Collaboratives that have used the YDA vary considerably, and many of the efforts have included broad partnerships among county health and human services agencies, county First 5 Commissions, school districts, community college districts, city police and parks and recreation departments, city mayor’s offices, afterschool providers, providers of counseling services, and others. In one project, multiple school districts and the county human services agency engaged the YDA to examine the causes, consequences, and correlates of truancy and chronic absenteeism in an effort to help affected students. In another project, the County Office of Education, First 5 Commission, and a local school district partnered to understand how student participation in Preschool for All programs supported their transition to elementary school, with particular attention to the needs of low-income and minority students. County and district personnel use the research to support subsidized high-quality preschool and the alignment of preschool and elementary school standards and goals.
At the heart of the YDA is a university-community partnership, but this arrangement is not essential to its success. What is essential is identifying a host agency with the capacity and infrastructure to support the storage and analysis of shared data. In the YDA case, the data analysts have a place at the table when partners are building their capacity to understand and interpret the data. The researchers are neutral supporters of the collaborative, which can be particularly helpful in contexts where partner organizations are more accustomed to blaming one another than working together.
Creating a Data-Supported Youth Sector Collaborative
Developing an archive of shared data that can inform cross-institutional action is not necessarily a linear process, but conditions build on each other in mutually reinforcing, or inhibiting, ways. Six factors help ensure success.
Establishing trust among partners is critical. Previous competition among partners for scarce community resources, lack of experience with cross-sector interactions, and concerns that someone outside the organization could misuse or misreport data can derail any data-sharing efforts. The YDA addresses some of these concerns by using written agreements that data will not be shared with any other parties and that findings will be released only with permission from all who have contributed data. These assurances make partners more comfortable with sharing data and less concerned that they will be taken by surprise in seeing findings from their own data presented in a public forum.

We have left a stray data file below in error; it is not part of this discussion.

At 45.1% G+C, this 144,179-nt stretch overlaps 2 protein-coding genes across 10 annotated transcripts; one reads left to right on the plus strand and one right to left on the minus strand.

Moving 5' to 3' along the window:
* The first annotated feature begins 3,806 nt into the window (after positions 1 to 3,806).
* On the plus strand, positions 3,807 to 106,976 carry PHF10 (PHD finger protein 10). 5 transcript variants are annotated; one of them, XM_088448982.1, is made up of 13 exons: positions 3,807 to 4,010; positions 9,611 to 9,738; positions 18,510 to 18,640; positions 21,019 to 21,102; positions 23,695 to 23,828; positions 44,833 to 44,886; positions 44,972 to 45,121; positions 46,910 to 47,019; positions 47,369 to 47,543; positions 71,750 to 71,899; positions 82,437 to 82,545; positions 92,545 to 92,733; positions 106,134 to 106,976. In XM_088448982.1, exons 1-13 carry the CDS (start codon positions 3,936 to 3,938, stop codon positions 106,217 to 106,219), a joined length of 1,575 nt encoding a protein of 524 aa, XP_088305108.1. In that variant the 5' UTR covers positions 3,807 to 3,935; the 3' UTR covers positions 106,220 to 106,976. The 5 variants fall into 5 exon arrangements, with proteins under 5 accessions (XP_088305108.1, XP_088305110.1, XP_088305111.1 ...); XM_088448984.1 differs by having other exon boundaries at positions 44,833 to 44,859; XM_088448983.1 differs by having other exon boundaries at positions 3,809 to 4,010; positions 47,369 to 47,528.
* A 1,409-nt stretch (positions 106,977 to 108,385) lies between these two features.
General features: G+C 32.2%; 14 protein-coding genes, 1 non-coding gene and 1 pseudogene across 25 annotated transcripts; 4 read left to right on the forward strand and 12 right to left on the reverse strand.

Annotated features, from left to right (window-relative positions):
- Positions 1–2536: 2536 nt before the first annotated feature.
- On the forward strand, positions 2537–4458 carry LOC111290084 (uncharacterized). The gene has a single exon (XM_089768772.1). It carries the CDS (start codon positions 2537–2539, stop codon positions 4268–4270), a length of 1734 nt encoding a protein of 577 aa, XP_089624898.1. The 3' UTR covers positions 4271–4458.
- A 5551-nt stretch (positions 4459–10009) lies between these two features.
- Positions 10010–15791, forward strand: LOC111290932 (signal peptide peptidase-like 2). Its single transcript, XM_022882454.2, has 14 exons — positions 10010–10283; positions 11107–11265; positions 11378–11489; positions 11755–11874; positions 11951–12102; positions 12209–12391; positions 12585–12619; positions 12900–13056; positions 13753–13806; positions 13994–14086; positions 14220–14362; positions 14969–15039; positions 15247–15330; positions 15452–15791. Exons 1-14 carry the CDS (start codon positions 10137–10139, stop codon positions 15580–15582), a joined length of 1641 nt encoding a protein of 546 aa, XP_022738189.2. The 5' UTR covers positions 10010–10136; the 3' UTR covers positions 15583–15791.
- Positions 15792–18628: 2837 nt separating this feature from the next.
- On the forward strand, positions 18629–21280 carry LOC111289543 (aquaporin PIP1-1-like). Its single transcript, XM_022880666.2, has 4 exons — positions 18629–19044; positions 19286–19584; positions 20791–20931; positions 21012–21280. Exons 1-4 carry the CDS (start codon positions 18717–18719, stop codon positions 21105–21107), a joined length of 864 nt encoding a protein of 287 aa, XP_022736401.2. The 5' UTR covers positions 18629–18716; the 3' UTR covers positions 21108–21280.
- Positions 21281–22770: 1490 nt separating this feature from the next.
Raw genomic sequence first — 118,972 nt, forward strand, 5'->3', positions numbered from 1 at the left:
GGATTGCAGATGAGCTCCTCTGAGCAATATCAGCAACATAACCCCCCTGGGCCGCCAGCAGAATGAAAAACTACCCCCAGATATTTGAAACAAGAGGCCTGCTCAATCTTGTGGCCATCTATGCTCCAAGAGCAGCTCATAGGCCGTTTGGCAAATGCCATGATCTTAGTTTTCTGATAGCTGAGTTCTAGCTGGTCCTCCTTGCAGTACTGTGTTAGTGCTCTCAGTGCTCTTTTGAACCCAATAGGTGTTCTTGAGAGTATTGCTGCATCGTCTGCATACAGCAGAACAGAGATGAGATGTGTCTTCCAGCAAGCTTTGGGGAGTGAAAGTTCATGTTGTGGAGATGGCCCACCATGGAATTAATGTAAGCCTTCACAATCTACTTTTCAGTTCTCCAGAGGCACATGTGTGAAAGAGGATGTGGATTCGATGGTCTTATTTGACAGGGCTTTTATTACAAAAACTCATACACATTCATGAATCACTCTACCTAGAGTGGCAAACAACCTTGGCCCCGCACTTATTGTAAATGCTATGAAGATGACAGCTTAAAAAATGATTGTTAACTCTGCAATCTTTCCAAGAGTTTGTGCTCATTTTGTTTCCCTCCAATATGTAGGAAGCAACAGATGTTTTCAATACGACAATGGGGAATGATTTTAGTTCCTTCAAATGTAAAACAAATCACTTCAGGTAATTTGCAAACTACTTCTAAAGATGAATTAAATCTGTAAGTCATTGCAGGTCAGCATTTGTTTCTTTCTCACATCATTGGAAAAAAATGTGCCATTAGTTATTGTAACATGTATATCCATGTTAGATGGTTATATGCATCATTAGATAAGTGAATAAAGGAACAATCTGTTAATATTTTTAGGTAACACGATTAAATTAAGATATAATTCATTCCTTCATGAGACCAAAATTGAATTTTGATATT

Strong, committed leadership is also key to success. Agency heads unaccustomed to thinking of their work in the context of the broader youth sector will need to become comfortable with new norms of practice and organizational relationships. Although members of a youth sector collaborative will have committed to a joint agenda for supporting children and youth, they are still individually accountable for specific outcomes to funders and governing agencies. Negotiating this dual responsibility requires the agency leader to understand the importance of placing his or her work in community context and extending this understanding to operations of the organization.
Establishing a Shared Research Agenda
In coming to agreement on a research agenda, a key step involves selecting shared outcomes to track. When community organizations come together for common purpose, it is often to achieve a lofty goal, such as reducing childhood obesity or improving graduation rates. The factors underlying such problems are highly complex and not rooted in the system charged with addressing the problem (e.g., a health department or school district), and thus are ripe for a cross-sector approach. However, rates of obesity or high school graduation change slowly, and even if the community is making some progress in addressing the problem, it may take a decade or longer before success is evident. It is important, then, to consider progress on interim outcomes. These can include tracking whether communities are providing opportunities for youth to engage in physical activities and access healthy foods, or creating culturally responsive school environments that enable and encourage youth to stay in school.